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It's time for Hong Kong to get the lead out...of its water

Pacific Prime looks at the recent crisis in Hong Kong where lead has been found in a number of public housing estates, and how health insurers will cover you.

Posted on Jul 17, 2015 by Rob McBroom

Over the past few weeks in July there has been one story capturing headlines in Hong Kong: Lead, more specifically, lead in the drinking water of some buildings in Hong Kong's various Public Housing estates. As of 16th July, the press upgraded this issue to crisis levels, causing many in the city to question whether their health was at risk and if this crisis had any impact on their health insurance.

As with most health crises it is important to be aware of the health impacts, and if you do get sick, how your health insurance will cover you. To help, we have created a short guide on what you need to know.

First, what exactly is the situation?

Before going into the health impacts, what can be done, and your health insurance options, it would be a good idea to cover what we know about the crisis so far. As of the writing of this article, the crisis stems from lead being found in apartments in one public housing estate - the Kwai Luen Estate in Kwai Chung. According to an article published by Ejinsight, it was "revealed that five samples out of a total of 44 collected from two buildings at Kwai Luen Estate Phase Two had lead levels that exceeded the World Health Organization standard."

The WHO notes that in order for water to be safe to drink, lead levels need to be lower than 0.1 mg for 1 litre of water. Water from some taps in the various public housing estates in Hong Kong that were tested recorded to have a concentration of lead up to five times more than the 0.1 mg standard level set by the WHO.

Is lead poisonous?

In short, yes. Exposure to high quantities of lead can have harmful effects on your health including damage to the nervous system, reproductive system, and kidneys. According to the WHO, " Lead is especially harmful to the developing brains of fetuses and young children and to pregnant women. Lead interferes with the metabolism of calcium and Vitamin D. High blood lead levels in children can cause consequences which may be irreversible including learning disabilities, behavioral problems, and mental retardation. At very high levels, lead can cause convulsions, coma and death."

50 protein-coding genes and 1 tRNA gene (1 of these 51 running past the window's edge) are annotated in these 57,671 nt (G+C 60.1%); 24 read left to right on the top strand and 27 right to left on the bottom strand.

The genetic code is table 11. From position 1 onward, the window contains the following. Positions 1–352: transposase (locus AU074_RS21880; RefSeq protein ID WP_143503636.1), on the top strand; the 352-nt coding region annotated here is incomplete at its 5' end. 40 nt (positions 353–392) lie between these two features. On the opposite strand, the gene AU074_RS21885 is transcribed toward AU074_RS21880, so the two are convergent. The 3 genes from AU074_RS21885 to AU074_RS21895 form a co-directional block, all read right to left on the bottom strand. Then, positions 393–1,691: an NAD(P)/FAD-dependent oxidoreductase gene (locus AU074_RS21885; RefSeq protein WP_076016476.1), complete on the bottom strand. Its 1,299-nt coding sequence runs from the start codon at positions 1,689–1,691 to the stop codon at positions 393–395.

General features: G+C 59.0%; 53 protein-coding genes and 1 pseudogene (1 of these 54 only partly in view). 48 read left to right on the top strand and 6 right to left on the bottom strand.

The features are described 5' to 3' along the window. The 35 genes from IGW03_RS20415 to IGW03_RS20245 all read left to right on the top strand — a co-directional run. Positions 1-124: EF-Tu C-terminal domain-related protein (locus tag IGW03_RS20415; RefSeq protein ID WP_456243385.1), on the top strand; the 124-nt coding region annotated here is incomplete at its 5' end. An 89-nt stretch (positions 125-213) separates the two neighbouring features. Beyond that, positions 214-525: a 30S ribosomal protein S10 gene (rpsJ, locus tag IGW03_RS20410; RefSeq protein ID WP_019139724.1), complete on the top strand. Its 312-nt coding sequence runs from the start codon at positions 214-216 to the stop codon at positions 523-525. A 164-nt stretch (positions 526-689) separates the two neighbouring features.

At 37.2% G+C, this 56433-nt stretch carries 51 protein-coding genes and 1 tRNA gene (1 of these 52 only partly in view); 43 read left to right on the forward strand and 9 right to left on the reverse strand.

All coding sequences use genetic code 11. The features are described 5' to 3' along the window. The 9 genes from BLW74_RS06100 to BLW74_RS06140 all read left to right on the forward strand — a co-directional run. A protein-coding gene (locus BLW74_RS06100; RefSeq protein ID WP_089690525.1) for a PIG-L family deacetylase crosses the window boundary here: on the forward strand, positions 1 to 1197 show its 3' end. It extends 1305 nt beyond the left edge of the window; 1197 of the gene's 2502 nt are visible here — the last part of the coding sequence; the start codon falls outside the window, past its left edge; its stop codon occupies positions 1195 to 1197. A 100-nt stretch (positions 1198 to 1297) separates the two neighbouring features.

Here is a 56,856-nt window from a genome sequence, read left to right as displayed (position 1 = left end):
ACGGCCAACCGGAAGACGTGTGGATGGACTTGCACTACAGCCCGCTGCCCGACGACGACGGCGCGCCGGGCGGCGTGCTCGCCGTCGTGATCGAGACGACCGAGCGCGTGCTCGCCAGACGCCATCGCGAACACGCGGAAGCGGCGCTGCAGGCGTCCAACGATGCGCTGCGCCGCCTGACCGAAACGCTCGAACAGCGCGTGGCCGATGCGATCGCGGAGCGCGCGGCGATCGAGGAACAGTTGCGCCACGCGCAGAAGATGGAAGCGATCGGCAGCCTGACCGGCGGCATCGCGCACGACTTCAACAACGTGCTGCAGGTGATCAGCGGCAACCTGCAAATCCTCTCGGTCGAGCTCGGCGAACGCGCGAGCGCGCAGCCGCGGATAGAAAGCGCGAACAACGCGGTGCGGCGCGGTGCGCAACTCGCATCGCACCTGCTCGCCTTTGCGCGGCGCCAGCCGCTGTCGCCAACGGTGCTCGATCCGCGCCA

However, if the concentration of lead is below the recommended amount, then people will be safe from lead poisoning or lead related illness.

What is being done about this?

Since the news first broke, the city has set up temporary water for residents of numerous public estates, the SCMP reporting that the government has expanded testing to at least 10 public housing estates. They have also set up clean drinking water stations for residents in the area while they are testing the buildings.

For now, it looks like the issue is focused on the 10 public housing estates. While a big issue, the vast majority of people in Hong Kong are more than likely safe. Beyond that, the government is taking steps to ensure the city’s whole water supply is potable, which should bring even more reassurance.

Can I do anything about this?

While this issue is worrying, especially for those living in the estates, sources have noted that the drinking water in Hong Kong is safe to drink - it leaves the water purification plants clean - but lead is often introduced closer to the tap, usually from soldering of older pipes or the tap itself which may be made of lead.

That being said, this crisis highlights the fact that while the water is clean, you could be exposed to higher concentrations of lead. One of the best things you can do to minimize the chance of this happening is to educate yourself on lead in water. The SCMP actually has a very informative article that covers the issues in-depth and is a good place to start your research.

Some useful information includes running taps for a few minutes before drawing drinking water, or installing a filter that can filter out lead (these can be quite expensive and you can be sure that they will be in high demand in Hong Kong for the foreseeable future). One of the most practical pieces of advice however, is to get the water from your taps tested yourself. The article explains how to go about this and where you can get it tested.

Will my insurance cover this if I get sick from lead poisoning?

Finally, because there is always a chance of having lead related health issues, it would be beneficial to know how your health insurance plan will cover medical care. Generally speaking, this is not something that can be controlled by most people so most, if not all, health insurance providers will cover care. The key here is that because lead poisoning will affect children more, it will be important to ensure that you have the best insurance for your children. If you are looking to secure a health insurance plan for your kids, please contact the experts at Pacific Prime.

 

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